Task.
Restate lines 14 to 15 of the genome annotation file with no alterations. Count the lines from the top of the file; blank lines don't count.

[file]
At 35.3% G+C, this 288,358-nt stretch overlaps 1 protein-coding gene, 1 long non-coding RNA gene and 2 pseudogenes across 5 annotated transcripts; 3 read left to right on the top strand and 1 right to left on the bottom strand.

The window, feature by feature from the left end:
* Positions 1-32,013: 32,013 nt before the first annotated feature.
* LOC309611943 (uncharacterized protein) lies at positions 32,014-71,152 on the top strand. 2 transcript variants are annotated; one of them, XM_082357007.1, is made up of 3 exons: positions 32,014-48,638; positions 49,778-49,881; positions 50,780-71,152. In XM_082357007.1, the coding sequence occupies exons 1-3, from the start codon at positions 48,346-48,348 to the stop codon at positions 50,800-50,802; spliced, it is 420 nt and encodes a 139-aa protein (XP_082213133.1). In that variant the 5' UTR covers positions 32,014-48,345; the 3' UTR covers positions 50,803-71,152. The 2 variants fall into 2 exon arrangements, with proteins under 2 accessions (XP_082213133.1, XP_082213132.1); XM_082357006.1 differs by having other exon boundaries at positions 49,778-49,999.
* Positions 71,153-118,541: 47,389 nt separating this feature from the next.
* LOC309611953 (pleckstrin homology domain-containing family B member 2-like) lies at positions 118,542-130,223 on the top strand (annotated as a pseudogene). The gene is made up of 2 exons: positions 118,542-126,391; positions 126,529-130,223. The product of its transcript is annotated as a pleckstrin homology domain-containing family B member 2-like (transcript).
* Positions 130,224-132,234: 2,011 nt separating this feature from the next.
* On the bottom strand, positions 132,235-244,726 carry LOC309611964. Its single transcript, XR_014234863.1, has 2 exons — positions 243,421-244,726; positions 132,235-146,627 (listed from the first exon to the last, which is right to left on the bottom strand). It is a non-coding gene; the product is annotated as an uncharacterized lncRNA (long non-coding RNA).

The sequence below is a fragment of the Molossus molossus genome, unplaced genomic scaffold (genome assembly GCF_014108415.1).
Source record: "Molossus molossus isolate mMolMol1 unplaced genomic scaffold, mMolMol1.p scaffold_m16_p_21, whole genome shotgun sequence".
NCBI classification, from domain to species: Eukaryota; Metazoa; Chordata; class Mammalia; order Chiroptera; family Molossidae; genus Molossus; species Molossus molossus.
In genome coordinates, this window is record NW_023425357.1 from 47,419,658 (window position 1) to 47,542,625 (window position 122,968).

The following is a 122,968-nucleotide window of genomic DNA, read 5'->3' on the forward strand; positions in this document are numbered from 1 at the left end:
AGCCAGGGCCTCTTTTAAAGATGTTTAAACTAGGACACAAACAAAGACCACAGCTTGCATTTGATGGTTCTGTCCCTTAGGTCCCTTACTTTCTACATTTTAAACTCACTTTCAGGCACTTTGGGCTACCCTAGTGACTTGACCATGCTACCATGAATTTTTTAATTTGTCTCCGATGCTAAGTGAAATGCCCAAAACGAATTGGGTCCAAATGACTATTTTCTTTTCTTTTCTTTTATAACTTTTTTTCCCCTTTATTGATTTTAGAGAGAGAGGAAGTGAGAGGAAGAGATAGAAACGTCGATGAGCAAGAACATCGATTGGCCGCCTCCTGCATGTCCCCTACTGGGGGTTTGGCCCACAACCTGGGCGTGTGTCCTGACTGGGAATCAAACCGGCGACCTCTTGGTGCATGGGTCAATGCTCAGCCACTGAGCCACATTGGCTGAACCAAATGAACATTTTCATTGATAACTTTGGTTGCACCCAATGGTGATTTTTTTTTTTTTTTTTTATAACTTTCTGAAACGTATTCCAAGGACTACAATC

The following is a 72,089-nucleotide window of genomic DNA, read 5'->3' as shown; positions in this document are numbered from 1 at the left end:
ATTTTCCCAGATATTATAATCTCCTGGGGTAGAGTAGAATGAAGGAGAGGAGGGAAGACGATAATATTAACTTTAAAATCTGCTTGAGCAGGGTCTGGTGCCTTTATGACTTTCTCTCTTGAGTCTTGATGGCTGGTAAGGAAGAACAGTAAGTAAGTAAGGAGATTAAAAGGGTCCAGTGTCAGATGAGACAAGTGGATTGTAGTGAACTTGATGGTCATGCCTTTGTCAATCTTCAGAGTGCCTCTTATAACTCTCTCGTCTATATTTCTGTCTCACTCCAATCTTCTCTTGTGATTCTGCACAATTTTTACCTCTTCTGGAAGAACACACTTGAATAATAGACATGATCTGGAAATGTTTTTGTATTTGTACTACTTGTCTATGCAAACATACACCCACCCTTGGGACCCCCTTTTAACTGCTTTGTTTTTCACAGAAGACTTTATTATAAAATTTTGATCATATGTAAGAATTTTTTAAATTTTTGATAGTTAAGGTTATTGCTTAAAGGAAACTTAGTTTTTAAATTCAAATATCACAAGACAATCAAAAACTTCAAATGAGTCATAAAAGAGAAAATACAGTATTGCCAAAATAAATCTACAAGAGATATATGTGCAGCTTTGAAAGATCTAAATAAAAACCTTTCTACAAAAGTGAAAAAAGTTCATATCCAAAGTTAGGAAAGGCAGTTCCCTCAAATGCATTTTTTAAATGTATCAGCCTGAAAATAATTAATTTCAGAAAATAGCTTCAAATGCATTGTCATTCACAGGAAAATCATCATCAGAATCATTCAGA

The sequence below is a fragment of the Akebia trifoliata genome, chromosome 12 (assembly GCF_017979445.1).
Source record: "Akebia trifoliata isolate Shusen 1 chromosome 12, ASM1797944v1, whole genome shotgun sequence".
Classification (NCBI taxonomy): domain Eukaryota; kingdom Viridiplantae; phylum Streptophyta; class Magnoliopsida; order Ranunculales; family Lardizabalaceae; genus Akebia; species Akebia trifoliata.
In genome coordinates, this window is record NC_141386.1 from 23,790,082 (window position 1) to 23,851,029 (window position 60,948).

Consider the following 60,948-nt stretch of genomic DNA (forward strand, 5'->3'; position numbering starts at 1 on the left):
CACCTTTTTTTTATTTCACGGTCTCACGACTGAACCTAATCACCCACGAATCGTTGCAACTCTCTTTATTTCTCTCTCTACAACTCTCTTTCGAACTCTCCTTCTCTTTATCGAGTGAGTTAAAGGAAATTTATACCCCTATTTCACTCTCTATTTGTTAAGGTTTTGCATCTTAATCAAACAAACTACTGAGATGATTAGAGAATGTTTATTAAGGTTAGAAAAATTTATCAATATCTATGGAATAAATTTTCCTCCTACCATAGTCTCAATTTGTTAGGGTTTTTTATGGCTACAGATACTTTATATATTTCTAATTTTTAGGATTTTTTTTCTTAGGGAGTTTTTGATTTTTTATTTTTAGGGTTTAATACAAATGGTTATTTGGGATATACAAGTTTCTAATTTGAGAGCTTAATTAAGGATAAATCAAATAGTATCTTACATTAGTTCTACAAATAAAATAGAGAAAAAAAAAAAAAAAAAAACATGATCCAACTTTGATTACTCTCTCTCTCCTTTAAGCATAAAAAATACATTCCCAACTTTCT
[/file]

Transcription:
AGCCAGGGCCTCTTTTAAAGATGTTTAAACTAGGACACAAACAAAGACCACAGCTTGCATTTGATGGTTCTGTCCCTTAGGTCCCTTACTTTCTACATTTTAAACTCACTTTCAGGCACTTTGGGCTACCCTAGTGACTTGACCATGCTACCATGAATTTTTTAATTTGTCTCCGATGCTAAGTGAAATGCCCAAAACGAATTGGGTCCAAATGACTATTTTCTTTTCTTTTCTTTTATAACTTTTTTTCCCCTTTATTGATTTTAGAGAGAGAGGAAGTGAGAGGAAGAGATAGAAACGTCGATGAGCAAGAACATCGATTGGCCGCCTCCTGCATGTCCCCTACTGGGGGTTTGGCCCACAACCTGGGCGTGTGTCCTGACTGGGAATCAAACCGGCGACCTCTTGGTGCATGGGTCAATGCTCAGCCACTGAGCCACATTGGCTGAACCAAATGAACATTTTCATTGATAACTTTGGTTGCACCCAATGGTGATTTTTTTTTTTTTTTTTTATAACTTTCTGAAACGTATTCCAAGGACTACAATC

The following is a 72,089-nucleotide window of genomic DNA, read 5'->3' as shown; positions in this document are numbered from 1 at the left end: